was quite upset about this, showing that congressional loyalties to Disney
took precedence over the music publishers.) The costs of term extension
are, in fact, enormous, but they are spread out over so many people that
few single individuals or groups feel a compelling need to fight.
With only a few exceptions, such as the AAUP and the Society of American
Archivists, the traditional "proxies" for the public interest in copyright
matters--librarians, educators, consumer and citizen action groups--were
largely silent. We must find a new
voice for the public domain, or we can expect this trend to continue--perpetual
copyright on the installment plan.
Click here for a Washington Post report dated October
15, 1998, entitled Mouse Droppings
and describing some of the last minute legislative maneuverings, including
contributions by Disney to the campaign chests of the Republican party
and individual members of Congress, such as Majority Leader Trent Lott.
Look also at Disney Lobbying
for Copyright Extension No Mickey Mouse Effort, an Associated Press
article that appeared in the Chicago Tribune on October 17, 1998.
of the Term Extension Bill
The term extension bill adds 20 year to the renewal
terms of pre-1978 copyrights (making them effectively 95 years from first
publication). It also adds 20 years to the term for works created
after 1977 (which do not have to be renewed): Life +70 years for
individual authors and 95 years from publication for corporate authors.
When this disastrous legislation is coupled with other expansions of copyright
by a Congress that serves moneyed interests over those of the public, we
see how dramatically our nonrepresentatives in Washington have gutted the
public domain--the ultimate source of all new works (because nothing is
ever wholly new in and of itself). For the
first time in our history, no new works will enter the public domain for
a full 20 years! When
Congress began its 19-year extension plan in 1962, it meant that works
whose copyrights had been renewed did not go into the public domain when
they should have, that is, at the end of 56 years after publication.
However, because the renewal system was still in place at that time, many
works entered the public domain simply because their copyright owners did
not take the simple steps required to renew the copyright. This usually
happened because the copyright owners did not believe that the works had
any economic value, but in some of these judgements the copyright owner
was mistaken (as in the case of the film, "It's a Wonderful Life").
However, and in any event, many of these works had important scholarly
and research value and became available for general use a mere 28 years
after their initial publication. So, even though the term for most
economically valuable works was extended by 19 years in 1962, the public
domain continued to grow.
However, in 1992 Congress made
renewal automatic for works published in 1964 or later (and of course the
1976 Act had already eliminated the renewal requirement for post-1977 works).
Consequently, a pre-1964 work is either in the public domain already (because
of failure to renew) or will remain protected for the extended period of
95 years from first publication. Works published in 1922 went into
the public domain on Jan. 1, 1998, but works published in 1923 that were
still protected in 1998 will remain protected until Jan. 1, 2019.
Nothing now goes into the public domain for failure to renew. So,
that means that nothing will go into the public domain at least until 2019
(and we can be sure that Disney will be back prior to that to try to extend
the term again).
For completeness, there is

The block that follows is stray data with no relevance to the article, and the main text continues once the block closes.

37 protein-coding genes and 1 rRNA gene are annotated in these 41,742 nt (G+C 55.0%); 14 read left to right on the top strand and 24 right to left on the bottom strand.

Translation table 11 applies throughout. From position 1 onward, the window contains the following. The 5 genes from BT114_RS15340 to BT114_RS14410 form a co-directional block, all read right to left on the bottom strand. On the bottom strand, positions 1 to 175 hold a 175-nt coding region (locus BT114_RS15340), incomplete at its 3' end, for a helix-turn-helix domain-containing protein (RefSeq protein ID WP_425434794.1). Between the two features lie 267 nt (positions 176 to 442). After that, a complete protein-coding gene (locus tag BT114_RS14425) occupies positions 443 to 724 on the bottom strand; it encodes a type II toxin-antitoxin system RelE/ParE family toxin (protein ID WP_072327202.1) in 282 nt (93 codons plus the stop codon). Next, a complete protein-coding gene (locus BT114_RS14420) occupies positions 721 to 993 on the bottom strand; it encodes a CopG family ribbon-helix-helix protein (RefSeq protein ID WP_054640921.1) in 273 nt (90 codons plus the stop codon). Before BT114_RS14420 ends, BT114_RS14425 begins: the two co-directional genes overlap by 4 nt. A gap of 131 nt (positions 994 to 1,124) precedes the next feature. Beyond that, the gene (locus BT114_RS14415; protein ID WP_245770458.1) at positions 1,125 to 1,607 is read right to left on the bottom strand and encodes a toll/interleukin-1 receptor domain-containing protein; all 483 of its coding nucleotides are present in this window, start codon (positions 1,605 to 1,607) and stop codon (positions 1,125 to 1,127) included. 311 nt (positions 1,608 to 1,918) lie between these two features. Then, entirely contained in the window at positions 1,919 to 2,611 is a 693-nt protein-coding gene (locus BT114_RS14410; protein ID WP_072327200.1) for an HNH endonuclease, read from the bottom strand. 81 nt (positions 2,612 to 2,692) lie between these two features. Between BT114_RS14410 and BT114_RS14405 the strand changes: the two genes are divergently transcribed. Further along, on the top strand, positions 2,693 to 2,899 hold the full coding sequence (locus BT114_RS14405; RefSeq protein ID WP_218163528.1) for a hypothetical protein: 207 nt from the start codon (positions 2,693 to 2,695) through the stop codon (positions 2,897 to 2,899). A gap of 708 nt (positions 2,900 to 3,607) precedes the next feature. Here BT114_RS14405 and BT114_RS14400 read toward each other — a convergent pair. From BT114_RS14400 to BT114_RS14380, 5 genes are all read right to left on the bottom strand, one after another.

one qualification that should be made. Section 303 of the 1976 Act
brought under federal copyright protection previously unpublished works,
including very old works (like letters of George Washington) that are in
the public domain everywhere else in the world (because the life + 50 or
even life + 70 year term has expired). (Is that harmonization--one
of the false banners under which term extension was propounded?)
It further provides that all of these old works will enter the public domain
on Jan. 1, 2003, unless they are published prior to that date. (If
they are published before 2003, they are protected under the extension
bill until 2047, even those that are in the public domain everywhere else!)
One of the small victories in this sordid affair was effected by historians
who convinced Congress not to extend the 2003 date to 2013. Consequently,
we will have one more injection into the public domain prior to
2019, namely, very old works that have not been published before 2003.
(There is an important lesson here for anyone interested in using these
historical documents. DO NOT PUBLISH THEM IN ANY FORM PRIOR TO 2003,
EVEN ON A WEB PAGE! If you do, you may create copyright problems
for everyone else who wishes to use them until 2047.)
What Happens Now?
This site contains a collection of documents, articles,
letters, links, and other information relevant to the issue of copyright
term extension. Notwithstanding adoption of the legislation, I
intend to keep this web site in operation with additional information relating
to the public domain as I can gather it. Perhaps it will be useful
to someone when term extension arises again in 20 years, or perhaps it
will help make people more aware of the importance of the public domain
generally. This site also contains contact information for
members of both houses of Congress as well as President Clinton at the
White House and Vice President Gore. Similar information is separately
given for the members of the Senate Judiciary Committee and the Subcommittee
of the House Judiciary Committee, which are the Committees that, in principle,
first consider copyright legislation, but in practice actually determine
it, because only very rarely does something get added or changed on the
floor. (Now that the legislation has passed, there may be less
need to contact these disgraceful politicians on this particular issue,
but some visitors may find it convenient to have addresses and telephone
numbers handy.) Many members of Congress seemed to believe that copyright
extension was noncontroversial. Opponents of term extension failed to make
clear that large numbers of Americans believe in and have a vital interest
in maintaining a healthy public domain. We must do better the next
time the issue arises (as it surely will).
It is a sad time for
the public domain and the public interest in the advancement of knowledge
and culture. I wish to thank all of those people who did try to make
Congress aware of the public interest side of this issue and regret that
I was unable to be more effective in stopping this blatant giveaway of
the public interest into private hands. It has been suggested
that we should designate October 27 as a sort of "Public Domain Remembrance
Day." Whether that comes about or not, we must be thinking of how
to promote public understanding of the importance of the public domain
to that fiascoes of this type can be more effectively opposed. We
must also be thinking of ways to support the important judicial
challenge to the constitutionality of the Sonny Bono Copyright Term